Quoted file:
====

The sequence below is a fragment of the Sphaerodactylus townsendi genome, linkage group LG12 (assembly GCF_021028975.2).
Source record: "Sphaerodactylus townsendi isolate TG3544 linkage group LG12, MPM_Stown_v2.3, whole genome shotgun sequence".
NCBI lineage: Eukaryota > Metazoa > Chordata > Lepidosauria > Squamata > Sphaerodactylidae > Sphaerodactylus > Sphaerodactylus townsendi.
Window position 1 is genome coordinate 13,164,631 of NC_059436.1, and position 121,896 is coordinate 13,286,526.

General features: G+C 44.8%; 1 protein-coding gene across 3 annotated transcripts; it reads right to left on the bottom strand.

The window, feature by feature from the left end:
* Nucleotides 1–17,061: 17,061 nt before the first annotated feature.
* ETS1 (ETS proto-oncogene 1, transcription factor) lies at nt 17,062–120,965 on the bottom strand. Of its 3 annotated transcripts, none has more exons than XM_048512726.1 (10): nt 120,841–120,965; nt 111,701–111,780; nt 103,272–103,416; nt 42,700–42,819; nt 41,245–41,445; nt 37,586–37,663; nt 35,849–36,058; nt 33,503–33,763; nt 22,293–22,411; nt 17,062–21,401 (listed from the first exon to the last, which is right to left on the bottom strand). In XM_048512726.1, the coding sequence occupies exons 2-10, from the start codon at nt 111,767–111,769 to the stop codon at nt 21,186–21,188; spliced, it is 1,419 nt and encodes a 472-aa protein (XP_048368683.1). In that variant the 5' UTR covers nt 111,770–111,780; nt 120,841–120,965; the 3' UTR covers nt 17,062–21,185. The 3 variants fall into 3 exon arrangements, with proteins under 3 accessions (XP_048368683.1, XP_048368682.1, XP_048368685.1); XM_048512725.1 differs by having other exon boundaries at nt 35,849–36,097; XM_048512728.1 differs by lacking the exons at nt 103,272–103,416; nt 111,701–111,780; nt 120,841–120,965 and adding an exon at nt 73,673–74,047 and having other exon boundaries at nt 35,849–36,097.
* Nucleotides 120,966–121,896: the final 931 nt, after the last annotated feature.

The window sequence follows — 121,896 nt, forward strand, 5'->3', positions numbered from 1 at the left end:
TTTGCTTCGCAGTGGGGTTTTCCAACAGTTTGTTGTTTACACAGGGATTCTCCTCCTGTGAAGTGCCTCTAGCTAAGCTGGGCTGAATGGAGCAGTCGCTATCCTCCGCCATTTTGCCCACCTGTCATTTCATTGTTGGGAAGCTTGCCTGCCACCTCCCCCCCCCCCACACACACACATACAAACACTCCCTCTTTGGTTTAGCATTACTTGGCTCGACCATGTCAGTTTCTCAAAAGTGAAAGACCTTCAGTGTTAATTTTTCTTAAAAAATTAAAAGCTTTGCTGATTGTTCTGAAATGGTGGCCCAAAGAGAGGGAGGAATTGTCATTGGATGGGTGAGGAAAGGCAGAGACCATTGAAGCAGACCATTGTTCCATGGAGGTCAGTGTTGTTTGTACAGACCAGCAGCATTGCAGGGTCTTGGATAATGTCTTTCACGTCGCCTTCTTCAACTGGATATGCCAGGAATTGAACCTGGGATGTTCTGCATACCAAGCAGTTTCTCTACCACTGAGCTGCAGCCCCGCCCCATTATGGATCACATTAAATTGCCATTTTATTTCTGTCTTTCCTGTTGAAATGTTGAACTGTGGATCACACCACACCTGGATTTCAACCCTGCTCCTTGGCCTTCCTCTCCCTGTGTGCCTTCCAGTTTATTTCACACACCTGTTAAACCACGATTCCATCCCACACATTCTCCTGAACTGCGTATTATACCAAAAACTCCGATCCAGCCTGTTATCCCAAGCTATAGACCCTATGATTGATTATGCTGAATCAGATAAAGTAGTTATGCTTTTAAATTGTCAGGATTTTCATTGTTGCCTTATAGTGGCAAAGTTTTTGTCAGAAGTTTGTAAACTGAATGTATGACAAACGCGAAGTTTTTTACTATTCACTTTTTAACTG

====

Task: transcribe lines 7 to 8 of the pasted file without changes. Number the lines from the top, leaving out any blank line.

* Nucleotides 1–17,061: 17,061 nt before the first annotated feature.
* ETS1 (ETS proto-oncogene 1, transcription factor) lies at nt 17,062–120,965 on the bottom strand. Of its 3 annotated transcripts, none has more exons than XM_048512726.1 (10): nt 120,841–120,965; nt 111,701–111,780; nt 103,272–103,416; nt 42,700–42,819; nt 41,245–41,445; nt 37,586–37,663; nt 35,849–36,058; nt 33,503–33,763; nt 22,293–22,411; nt 17,062–21,401 (listed from the first exon to the last, which is right to left on the bottom strand). In XM_048512726.1, the coding sequence occupies exons 2-10, from the start codon at nt 111,767–111,769 to the stop codon at nt 21,186–21,188; spliced, it is 1,419 nt and encodes a 472-aa protein (XP_048368683.1). In that variant the 5' UTR covers nt 111,770–111,780; nt 120,841–120,965; the 3' UTR covers nt 17,062–21,185. The 3 variants fall into 3 exon arrangements, with proteins under 3 accessions (XP_048368683.1, XP_048368682.1, XP_048368685.1); XM_048512725.1 differs by having other exon boundaries at nt 35,849–36,097; XM_048512728.1 differs by lacking the exons at nt 103,272–103,416; nt 111,701–111,780; nt 120,841–120,965 and adding an exon at nt 73,673–74,047 and having other exon boundaries at nt 35,849–36,097.